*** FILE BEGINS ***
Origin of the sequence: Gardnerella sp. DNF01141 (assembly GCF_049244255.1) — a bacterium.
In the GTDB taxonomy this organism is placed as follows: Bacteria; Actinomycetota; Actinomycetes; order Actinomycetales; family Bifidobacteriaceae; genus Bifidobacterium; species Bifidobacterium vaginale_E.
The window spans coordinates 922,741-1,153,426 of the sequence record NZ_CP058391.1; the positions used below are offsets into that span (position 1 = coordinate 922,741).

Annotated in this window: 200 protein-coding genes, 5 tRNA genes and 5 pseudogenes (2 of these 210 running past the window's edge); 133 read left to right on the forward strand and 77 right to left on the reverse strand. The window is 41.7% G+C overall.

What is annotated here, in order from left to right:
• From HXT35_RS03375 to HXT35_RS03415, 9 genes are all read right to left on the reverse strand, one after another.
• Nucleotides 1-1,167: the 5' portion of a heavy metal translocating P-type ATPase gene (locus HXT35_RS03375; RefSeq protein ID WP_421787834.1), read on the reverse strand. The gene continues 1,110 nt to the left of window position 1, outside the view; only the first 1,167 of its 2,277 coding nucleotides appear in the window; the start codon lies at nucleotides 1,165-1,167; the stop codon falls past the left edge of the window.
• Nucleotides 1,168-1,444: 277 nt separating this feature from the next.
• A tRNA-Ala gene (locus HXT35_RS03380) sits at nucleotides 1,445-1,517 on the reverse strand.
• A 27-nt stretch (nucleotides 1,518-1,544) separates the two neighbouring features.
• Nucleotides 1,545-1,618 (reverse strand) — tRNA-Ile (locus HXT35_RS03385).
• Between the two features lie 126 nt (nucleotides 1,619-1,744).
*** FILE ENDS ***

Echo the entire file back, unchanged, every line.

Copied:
Origin of the sequence: Gardnerella sp. DNF01141 (assembly GCF_049244255.1) — a bacterium.
In the GTDB taxonomy this organism is placed as follows: Bacteria; Actinomycetota; Actinomycetes; order Actinomycetales; family Bifidobacteriaceae; genus Bifidobacterium; species Bifidobacterium vaginale_E.
The window spans coordinates 922,741-1,153,426 of the sequence record NZ_CP058391.1; the positions used below are offsets into that span (position 1 = coordinate 922,741).

Annotated in this window: 200 protein-coding genes, 5 tRNA genes and 5 pseudogenes (2 of these 210 running past the window's edge); 133 read left to right on the forward strand and 77 right to left on the reverse strand. The window is 41.7% G+C overall.

What is annotated here, in order from left to right:
• From HXT35_RS03375 to HXT35_RS03415, 9 genes are all read right to left on the reverse strand, one after another.
• Nucleotides 1-1,167: the 5' portion of a heavy metal translocating P-type ATPase gene (locus HXT35_RS03375; RefSeq protein ID WP_421787834.1), read on the reverse strand. The gene continues 1,110 nt to the left of window position 1, outside the view; only the first 1,167 of its 2,277 coding nucleotides appear in the window; the start codon lies at nucleotides 1,165-1,167; the stop codon falls past the left edge of the window.
• Nucleotides 1,168-1,444: 277 nt separating this feature from the next.
• A tRNA-Ala gene (locus HXT35_RS03380) sits at nucleotides 1,445-1,517 on the reverse strand.
• A 27-nt stretch (nucleotides 1,518-1,544) separates the two neighbouring features.
• Nucleotides 1,545-1,618 (reverse strand) — tRNA-Ile (locus HXT35_RS03385).
• Between the two features lie 126 nt (nucleotides 1,619-1,744).